With green and red tomatoes and grainy mustard.
- Preparation Time
- 20 min
- Cooking Time
- 40 min
- Cooling Time
- 7 min
- Skill Level
- Serving Size
- 60 g FITNESS® Original
- 140 g Flour
- 50 g Olive Oil
- 75 g Cold Water
- 1 Egg
- 1-2 tbsp Grainy mustard
- 15 g Basil
- 3 Red Tomatoes
- 3 Green Tomatoes
- Pre-heat oven to 180°C.
- In a salad bowl, mix the flour, the crushed FITNESS® cereals, fresh basil and a moderate amount of salt according to your taste.
- Dig a whole and add the olive oil, water and egg.
- Stir with a wooden spatula, then shape a ball with your hands.
- If the dough is too sticky, add flour. If it is too dry, add water.
- Spread the dough with a rolling pin on a baking sheet.
- Put the dough and sheet in the mold, roll and even up the edges.
- Jab the surface area with a fork (except the edges).
- Put in the oven for 8 minutes at 180°.
- Remove the tart from the oven, and spread the grainy mustard on it.
- Place the tomatoes cut in slices, alternating (one green, one red) and overlapping them.
- Add moderate amount of salt according to your taste, black pepper, a dash of olive oil, and keep cooking for another 30 minutes.
- When removing from the oven, decorate the tart with basil leaves and enjoy warm or cold.
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Two things to remember: • Look for food labels where the word 'whole' appears in front of the name of the grain, like “whole wheat” or “wholemeal bread”. • For foods with more than one ingredient, make sure whole grain is listed towards the top of the ingredients list. The further up the list it is, the more whole grain has been used in the recipe. And look out for the percentage of whole grain. You should find this in the ingredients list too.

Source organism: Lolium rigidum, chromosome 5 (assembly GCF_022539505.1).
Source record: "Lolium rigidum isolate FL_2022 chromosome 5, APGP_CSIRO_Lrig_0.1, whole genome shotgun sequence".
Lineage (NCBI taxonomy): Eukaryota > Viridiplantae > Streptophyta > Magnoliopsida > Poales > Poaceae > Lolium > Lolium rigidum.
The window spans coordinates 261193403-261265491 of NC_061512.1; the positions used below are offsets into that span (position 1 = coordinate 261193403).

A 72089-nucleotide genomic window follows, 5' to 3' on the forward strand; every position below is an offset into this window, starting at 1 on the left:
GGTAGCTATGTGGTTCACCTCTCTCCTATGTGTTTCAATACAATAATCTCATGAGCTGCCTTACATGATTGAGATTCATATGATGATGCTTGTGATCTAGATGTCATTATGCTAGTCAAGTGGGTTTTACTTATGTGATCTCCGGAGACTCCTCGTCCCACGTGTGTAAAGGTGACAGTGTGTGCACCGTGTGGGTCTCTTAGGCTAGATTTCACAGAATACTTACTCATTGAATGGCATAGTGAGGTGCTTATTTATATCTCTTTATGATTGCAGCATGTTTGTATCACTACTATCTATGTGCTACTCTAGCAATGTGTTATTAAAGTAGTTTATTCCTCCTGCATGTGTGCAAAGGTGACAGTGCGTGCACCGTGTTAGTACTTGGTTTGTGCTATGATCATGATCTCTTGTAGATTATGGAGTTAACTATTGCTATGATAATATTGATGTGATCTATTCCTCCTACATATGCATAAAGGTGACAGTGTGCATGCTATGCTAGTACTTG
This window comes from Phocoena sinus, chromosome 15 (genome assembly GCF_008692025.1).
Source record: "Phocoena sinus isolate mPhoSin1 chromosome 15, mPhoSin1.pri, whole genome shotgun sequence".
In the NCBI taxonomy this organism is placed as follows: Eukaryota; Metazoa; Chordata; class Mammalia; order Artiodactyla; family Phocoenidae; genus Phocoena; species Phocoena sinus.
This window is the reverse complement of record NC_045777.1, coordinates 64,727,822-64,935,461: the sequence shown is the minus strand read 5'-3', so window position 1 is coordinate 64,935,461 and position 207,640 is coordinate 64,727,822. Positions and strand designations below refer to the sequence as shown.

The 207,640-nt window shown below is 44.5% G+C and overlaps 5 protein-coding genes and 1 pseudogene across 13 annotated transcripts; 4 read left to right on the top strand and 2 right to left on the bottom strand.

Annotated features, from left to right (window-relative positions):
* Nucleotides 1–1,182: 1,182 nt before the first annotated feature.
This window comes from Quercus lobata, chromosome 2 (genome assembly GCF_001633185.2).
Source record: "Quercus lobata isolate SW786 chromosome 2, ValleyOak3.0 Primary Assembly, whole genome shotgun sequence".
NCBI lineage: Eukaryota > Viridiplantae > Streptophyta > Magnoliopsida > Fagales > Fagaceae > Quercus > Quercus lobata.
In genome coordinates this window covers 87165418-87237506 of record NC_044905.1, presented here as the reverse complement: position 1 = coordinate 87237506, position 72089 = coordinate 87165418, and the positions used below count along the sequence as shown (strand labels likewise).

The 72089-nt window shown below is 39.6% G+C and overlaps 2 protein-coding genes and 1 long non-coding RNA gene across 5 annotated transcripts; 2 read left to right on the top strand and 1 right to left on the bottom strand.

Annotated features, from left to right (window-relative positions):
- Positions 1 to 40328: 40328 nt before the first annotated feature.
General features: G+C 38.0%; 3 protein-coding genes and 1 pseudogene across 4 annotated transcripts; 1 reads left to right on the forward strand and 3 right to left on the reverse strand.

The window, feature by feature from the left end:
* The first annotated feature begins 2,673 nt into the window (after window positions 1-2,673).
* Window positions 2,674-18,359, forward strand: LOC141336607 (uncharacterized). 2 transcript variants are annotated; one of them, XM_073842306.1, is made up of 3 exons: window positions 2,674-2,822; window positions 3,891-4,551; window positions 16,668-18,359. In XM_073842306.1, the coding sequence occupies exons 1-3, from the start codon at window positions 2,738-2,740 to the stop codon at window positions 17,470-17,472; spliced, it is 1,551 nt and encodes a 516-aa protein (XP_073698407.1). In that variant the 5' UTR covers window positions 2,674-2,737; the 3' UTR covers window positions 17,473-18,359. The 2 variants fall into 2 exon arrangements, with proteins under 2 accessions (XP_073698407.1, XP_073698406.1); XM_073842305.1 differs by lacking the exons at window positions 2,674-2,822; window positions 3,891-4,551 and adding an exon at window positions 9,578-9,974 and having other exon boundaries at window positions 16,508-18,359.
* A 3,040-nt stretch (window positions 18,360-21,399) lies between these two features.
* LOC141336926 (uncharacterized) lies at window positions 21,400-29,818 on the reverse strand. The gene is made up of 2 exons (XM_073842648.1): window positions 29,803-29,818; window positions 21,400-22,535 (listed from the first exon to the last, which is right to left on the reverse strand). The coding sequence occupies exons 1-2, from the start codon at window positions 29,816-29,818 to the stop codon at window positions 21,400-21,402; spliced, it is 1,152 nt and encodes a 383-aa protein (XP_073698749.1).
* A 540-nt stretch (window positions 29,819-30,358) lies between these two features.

A ‘whole’ grain has more nutrients than a ‘refined’ grain, because all parts of the grain are retained – kernel, bran, endosperm and germ – along with their fibre, vitamins, minerals and phytonutrients. But most of the bran and germ are removed when producing refined grains. Whole grains therefore contain more nutrients than refined grains.
The general name for proteins found in cereal grains such as wheat. It holds the food together, like a ‘glue’, and gives dough its elasticity.
Keep it simple: make grains the base of your diet and choose whole grains over refined grains wherever possible. U.S Dietary Guidelines recommend eating 3 servings (48g) a day. So, whenever you look for breakfast cereals, bread, pasta, rice or flour to cook at home, look for the word “whole”, ideally among the first ingredients in the list.
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